Wednesday, 23 July 2014

That Time of Year

On Monday one of the ditches that sit between the reserve and the neighbouring farmland looked like this and along it's length was home to several pairs of still nesting Reed Warblers.

 On the same day the machinery working for the Lower Medway Internal Drainage Board turned and begun it's annual ditch cutting across a large amount of Harty marshes............

 .....the top photo now looks like this - goodbye Reed Warbler nests!

When I wrote to the LMIDB a few years ago and remonstrated with them over the amount of Reed Warbler nests that they must destroy as the meandered across the reed beds of Harty with their JCB,asking them to delay the cutting for just four weeks, they showed little sympathy. Their excuse for doing it at this time of the year was that because they had to access the ditch tops via the arable land,  that it had to be done immediately after the crops had been harvested and before the fields were re-sown.
I guess as it's that time of year, the next thing that we can look forward to is the Environment Agency destroying all forms of wildlife along the sea wall of the reserve by mowing the long vegetation back tight to the soil.


  1. Isn't this illegal, to knowingly destroy active birds' nests?? If you can provide evidence that they knew about this - for example, you have evidence that told them and they carried on anyway in a reckless way - you should contact the police and get them prosecuted, along with contacting the local press and generally kicking up a fuss - otherwise this'll happen repeatedly. These organisations need to show responsibility and can't just ride roughshod over "inconvenient" wildlife protection. Failing that, stand in front of the bastards so they can't proceed.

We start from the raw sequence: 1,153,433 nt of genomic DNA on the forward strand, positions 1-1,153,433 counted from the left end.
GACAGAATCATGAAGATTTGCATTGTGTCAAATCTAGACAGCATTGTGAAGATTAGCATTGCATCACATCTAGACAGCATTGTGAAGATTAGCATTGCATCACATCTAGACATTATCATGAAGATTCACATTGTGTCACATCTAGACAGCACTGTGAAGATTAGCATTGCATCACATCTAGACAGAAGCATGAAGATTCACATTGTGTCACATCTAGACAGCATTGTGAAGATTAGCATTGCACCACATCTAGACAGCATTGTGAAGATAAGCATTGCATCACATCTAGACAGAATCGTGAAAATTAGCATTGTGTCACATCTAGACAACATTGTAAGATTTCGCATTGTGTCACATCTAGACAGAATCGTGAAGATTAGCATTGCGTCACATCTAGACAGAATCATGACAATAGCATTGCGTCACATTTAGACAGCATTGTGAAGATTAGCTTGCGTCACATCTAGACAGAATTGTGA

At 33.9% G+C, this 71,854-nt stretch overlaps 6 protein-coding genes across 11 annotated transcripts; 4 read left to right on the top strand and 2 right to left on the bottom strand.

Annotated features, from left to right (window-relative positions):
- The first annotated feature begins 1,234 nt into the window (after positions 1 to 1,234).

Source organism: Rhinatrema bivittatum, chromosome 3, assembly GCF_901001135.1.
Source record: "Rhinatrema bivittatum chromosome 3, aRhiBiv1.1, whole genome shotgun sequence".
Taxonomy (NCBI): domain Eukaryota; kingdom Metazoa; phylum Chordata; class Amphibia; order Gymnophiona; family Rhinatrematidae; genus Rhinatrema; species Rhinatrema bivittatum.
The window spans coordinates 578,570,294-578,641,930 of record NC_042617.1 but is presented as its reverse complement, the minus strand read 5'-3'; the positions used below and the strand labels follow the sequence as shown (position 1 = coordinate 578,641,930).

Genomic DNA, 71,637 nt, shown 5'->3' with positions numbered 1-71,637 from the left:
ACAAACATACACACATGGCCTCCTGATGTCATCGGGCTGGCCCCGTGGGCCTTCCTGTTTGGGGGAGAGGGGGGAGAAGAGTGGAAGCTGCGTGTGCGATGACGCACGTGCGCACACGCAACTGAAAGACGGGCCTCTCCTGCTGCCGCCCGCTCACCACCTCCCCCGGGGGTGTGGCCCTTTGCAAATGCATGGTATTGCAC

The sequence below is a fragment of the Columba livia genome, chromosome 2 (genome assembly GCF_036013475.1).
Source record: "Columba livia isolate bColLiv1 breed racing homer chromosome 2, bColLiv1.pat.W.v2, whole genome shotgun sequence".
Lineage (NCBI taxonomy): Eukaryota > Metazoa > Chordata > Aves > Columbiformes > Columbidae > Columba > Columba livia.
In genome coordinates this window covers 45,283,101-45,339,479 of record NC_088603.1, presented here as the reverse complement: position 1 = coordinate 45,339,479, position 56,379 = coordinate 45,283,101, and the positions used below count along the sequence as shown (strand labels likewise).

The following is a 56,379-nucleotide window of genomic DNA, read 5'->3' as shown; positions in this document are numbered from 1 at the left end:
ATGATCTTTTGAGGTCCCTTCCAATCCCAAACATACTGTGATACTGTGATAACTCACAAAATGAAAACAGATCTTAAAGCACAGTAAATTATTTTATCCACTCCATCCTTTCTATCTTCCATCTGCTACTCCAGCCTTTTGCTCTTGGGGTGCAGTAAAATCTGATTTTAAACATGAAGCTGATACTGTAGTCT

2. Trying to halt a government body that is carrying out "essential" work, especially after last winter's flooding, can be very difficult as a lone agent. While I was very certain that the several pairs of Reed Warblers were still breeding there, to convince either the LMIDB or the police would need me to actually show them any nests, something that would involve me wading through dense reed beds and water trying to pinpoint any - sorry that's just not practical.
    I still feel, looking at the dryness of the ground and the unlikely event of any new seed germinating in the next few weeks, that the work could be delayed for a couple more weeks but the company also argue that this then means that the plant is late getting over to the mainland to do the same work there.

  3. Maybe now is the time for the KOS or NNR to come to the help of the "Lone Ranger" in order that this may be avoided again next year. A simple letter is all that is needed not a digitised version !!!

  4. If you could get film footage of the nests, or as Mike H suggests, if someone from another organization could do a nest survey, say the week before, this would all count as evidence. I don't think the only acceptable evidence is physically showing the police the nests.